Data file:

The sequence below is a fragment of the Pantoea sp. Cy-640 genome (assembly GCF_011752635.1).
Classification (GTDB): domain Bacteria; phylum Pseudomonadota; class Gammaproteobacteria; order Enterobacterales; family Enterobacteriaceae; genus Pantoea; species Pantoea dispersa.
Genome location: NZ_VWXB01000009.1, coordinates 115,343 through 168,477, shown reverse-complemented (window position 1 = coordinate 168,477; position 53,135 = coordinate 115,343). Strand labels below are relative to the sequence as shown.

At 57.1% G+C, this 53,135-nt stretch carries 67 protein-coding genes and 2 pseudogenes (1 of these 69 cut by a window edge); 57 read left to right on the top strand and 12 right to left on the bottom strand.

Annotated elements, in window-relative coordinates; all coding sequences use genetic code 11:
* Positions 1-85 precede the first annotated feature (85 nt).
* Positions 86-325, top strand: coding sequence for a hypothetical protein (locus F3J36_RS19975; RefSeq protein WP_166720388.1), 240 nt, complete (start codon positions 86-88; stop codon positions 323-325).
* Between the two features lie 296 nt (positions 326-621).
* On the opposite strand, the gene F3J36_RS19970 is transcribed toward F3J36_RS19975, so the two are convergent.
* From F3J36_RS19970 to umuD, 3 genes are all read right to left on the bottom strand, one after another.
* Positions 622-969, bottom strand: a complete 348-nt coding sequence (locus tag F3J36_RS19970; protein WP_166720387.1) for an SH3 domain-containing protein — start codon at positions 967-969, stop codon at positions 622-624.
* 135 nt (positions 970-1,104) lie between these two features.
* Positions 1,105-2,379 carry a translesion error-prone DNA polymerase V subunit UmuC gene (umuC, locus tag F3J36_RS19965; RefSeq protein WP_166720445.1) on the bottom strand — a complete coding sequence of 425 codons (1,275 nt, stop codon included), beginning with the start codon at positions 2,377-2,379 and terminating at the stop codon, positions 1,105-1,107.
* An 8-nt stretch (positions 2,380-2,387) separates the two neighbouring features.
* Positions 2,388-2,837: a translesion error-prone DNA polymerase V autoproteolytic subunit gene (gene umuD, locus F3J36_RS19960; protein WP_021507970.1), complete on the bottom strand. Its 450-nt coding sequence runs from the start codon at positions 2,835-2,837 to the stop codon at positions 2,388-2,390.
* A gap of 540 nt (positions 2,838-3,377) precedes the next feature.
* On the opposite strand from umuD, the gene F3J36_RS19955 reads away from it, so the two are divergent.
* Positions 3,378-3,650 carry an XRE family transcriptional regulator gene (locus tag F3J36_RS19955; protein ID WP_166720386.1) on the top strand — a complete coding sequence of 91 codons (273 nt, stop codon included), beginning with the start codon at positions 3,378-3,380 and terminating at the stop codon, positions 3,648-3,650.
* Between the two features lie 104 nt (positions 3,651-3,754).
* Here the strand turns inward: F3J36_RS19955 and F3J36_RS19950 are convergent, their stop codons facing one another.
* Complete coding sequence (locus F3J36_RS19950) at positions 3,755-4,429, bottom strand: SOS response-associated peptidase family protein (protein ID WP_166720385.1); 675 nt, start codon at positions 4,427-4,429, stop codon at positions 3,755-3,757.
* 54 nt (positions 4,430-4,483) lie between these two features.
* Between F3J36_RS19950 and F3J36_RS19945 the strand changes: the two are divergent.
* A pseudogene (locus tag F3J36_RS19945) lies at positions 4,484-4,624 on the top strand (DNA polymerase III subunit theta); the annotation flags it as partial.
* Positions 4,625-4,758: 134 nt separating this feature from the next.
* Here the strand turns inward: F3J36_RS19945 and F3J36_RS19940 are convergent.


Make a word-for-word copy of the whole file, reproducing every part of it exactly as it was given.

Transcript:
The sequence below is a fragment of the Pantoea sp. Cy-640 genome (assembly GCF_011752635.1).
Classification (GTDB): domain Bacteria; phylum Pseudomonadota; class Gammaproteobacteria; order Enterobacterales; family Enterobacteriaceae; genus Pantoea; species Pantoea dispersa.
Genome location: NZ_VWXB01000009.1, coordinates 115,343 through 168,477, shown reverse-complemented (window position 1 = coordinate 168,477; position 53,135 = coordinate 115,343). Strand labels below are relative to the sequence as shown.

At 57.1% G+C, this 53,135-nt stretch carries 67 protein-coding genes and 2 pseudogenes (1 of these 69 cut by a window edge); 57 read left to right on the top strand and 12 right to left on the bottom strand.

Annotated elements, in window-relative coordinates; all coding sequences use genetic code 11:
* Positions 1-85 precede the first annotated feature (85 nt).
* Positions 86-325, top strand: coding sequence for a hypothetical protein (locus F3J36_RS19975; RefSeq protein WP_166720388.1), 240 nt, complete (start codon positions 86-88; stop codon positions 323-325).
* Between the two features lie 296 nt (positions 326-621).
* On the opposite strand, the gene F3J36_RS19970 is transcribed toward F3J36_RS19975, so the two are convergent.
* From F3J36_RS19970 to umuD, 3 genes are all read right to left on the bottom strand, one after another.
* Positions 622-969, bottom strand: a complete 348-nt coding sequence (locus tag F3J36_RS19970; protein WP_166720387.1) for an SH3 domain-containing protein — start codon at positions 967-969, stop codon at positions 622-624.
* 135 nt (positions 970-1,104) lie between these two features.
* Positions 1,105-2,379 carry a translesion error-prone DNA polymerase V subunit UmuC gene (umuC, locus tag F3J36_RS19965; RefSeq protein WP_166720445.1) on the bottom strand — a complete coding sequence of 425 codons (1,275 nt, stop codon included), beginning with the start codon at positions 2,377-2,379 and terminating at the stop codon, positions 1,105-1,107.
* An 8-nt stretch (positions 2,380-2,387) separates the two neighbouring features.
* Positions 2,388-2,837: a translesion error-prone DNA polymerase V autoproteolytic subunit gene (gene umuD, locus F3J36_RS19960; protein WP_021507970.1), complete on the bottom strand. Its 450-nt coding sequence runs from the start codon at positions 2,835-2,837 to the stop codon at positions 2,388-2,390.
* A gap of 540 nt (positions 2,838-3,377) precedes the next feature.
* On the opposite strand from umuD, the gene F3J36_RS19955 reads away from it, so the two are divergent.
* Positions 3,378-3,650 carry an XRE family transcriptional regulator gene (locus tag F3J36_RS19955; protein ID WP_166720386.1) on the top strand — a complete coding sequence of 91 codons (273 nt, stop codon included), beginning with the start codon at positions 3,378-3,380 and terminating at the stop codon, positions 3,648-3,650.
* Between the two features lie 104 nt (positions 3,651-3,754).
* Here the strand turns inward: F3J36_RS19955 and F3J36_RS19950 are convergent, their stop codons facing one another.
* Complete coding sequence (locus F3J36_RS19950) at positions 3,755-4,429, bottom strand: SOS response-associated peptidase family protein (protein ID WP_166720385.1); 675 nt, start codon at positions 4,427-4,429, stop codon at positions 3,755-3,757.
* 54 nt (positions 4,430-4,483) lie between these two features.
* Between F3J36_RS19950 and F3J36_RS19945 the strand changes: the two are divergent.
* A pseudogene (locus tag F3J36_RS19945) lies at positions 4,484-4,624 on the top strand (DNA polymerase III subunit theta); the annotation flags it as partial.
* Positions 4,625-4,758: 134 nt separating this feature from the next.
* Here the strand turns inward: F3J36_RS19945 and F3J36_RS19940 are convergent.